Their daughter’s body was taken away for investigations, as officers “kept an open mind” as to the circumstances of her death. It would be two days before her parents got to see her again. “She had so much faith in both of us that we were going to make things OK. When she was dead we couldn’t do anything. We couldn’t even hold her,” Nalini says.
The hotel they had to stay in that night was on the beach. Ahana always wanted to visit a beach. They show me a video on their phone of a bird that landed on the window ledge of their room the next morning. They felt it was a sign. In the video, their cries of grief can be heard.
“Please stay strong,” Ahana’s mother calls. “Please flap your wings if you are happy.” And the bird did.
“Thank you very much, thank you very much,” Nalini cries.
“That gives us some strength,” Mrs Singh says, desperate to cling to anything that can bring them comfort as they try to make sense of their loss.
That previous Monday, Ahana had started coughing once every two hours. Her parents put it down to a consequence of the flu season. But as a precaution, they began the process of trying to get registered for a GP — but without success.
“We were waiting for the PPS number and all those things to arrive. When we called some of the GP surgeries we were told they were not taking any new patients, they were full,” Mr Singh says.
The couple did not feel it was “something to worry about at that point” and Ahana went to school. She had started at St Brigid’s Girls NS just three weeks previously. But then, on Thursday, she developed a fever and a high temperature.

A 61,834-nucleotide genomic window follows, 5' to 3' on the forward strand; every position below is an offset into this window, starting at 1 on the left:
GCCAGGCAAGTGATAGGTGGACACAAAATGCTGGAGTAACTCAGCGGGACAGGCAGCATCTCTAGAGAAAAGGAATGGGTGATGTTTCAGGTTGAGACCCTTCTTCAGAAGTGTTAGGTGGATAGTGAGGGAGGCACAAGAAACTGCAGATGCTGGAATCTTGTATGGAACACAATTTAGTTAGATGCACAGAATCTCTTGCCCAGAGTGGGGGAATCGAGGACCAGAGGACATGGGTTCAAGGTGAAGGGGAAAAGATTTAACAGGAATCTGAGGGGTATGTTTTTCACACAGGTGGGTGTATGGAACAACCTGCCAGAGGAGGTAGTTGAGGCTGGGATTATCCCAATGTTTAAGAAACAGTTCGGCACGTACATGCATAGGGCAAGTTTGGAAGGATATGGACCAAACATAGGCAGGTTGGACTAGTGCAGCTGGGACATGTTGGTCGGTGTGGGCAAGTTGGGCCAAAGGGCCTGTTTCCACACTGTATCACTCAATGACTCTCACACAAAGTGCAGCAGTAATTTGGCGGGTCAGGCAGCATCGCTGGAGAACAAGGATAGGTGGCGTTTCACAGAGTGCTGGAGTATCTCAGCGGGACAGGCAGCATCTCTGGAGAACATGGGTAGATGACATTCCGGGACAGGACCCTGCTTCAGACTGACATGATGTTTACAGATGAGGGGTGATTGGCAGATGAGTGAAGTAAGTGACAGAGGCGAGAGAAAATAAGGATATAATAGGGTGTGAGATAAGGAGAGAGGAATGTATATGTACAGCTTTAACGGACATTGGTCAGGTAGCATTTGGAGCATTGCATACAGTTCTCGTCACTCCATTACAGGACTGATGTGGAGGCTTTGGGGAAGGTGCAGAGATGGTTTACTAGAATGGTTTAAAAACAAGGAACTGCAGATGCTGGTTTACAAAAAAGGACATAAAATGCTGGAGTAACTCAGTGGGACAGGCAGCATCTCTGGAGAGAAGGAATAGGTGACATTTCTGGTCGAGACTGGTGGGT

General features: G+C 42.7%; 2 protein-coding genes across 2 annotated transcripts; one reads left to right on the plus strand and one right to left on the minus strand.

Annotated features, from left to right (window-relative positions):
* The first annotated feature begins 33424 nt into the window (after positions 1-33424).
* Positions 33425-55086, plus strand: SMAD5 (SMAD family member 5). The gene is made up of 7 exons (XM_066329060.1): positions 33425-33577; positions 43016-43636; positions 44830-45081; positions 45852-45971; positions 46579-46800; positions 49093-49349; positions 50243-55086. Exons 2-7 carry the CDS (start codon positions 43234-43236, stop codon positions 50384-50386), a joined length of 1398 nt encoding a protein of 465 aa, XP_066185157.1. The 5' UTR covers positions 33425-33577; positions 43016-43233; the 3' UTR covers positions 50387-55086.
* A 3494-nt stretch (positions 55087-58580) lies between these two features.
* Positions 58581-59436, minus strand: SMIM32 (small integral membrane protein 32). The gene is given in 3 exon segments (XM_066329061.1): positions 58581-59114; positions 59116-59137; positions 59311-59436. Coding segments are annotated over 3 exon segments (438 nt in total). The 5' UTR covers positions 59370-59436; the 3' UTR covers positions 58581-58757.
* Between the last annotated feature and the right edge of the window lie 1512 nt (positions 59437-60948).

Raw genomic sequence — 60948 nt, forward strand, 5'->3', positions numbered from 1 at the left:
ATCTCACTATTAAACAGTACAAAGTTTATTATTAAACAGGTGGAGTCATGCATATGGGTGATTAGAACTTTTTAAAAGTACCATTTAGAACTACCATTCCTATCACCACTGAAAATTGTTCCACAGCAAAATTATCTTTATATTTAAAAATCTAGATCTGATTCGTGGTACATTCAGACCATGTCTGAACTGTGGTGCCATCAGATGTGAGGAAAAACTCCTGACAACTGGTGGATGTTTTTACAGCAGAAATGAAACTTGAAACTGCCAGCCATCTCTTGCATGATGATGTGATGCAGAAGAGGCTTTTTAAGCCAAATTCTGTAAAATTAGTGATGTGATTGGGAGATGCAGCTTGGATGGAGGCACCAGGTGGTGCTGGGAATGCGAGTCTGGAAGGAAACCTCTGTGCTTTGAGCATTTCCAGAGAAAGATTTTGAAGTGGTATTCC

“The next day she started complaining about some pain around her neck. That was the first time she had complained about any pain around the neck. She never complained about anything.”
Unable to access a doctor, Mrs Singh found a virtual GP who told her that “you might want to check for meningitis”, so she immediately called a taxi to bring them to Temple Street.
“Ahana vomited in the cab. I was shocked. That was the first time she vomited since birth. In the hospital, she vomited in the hallway and had become very drowsy.”
While Ahana sat on her mother’s lap, her father had to stay outside the emergency room: only one parent was allowed in. All the chairs were occupied, as were the benches. With nowhere to sit, Varun was on his feet for almost six hours, forced to rely on texts from his wife for news of their daughter’s condition.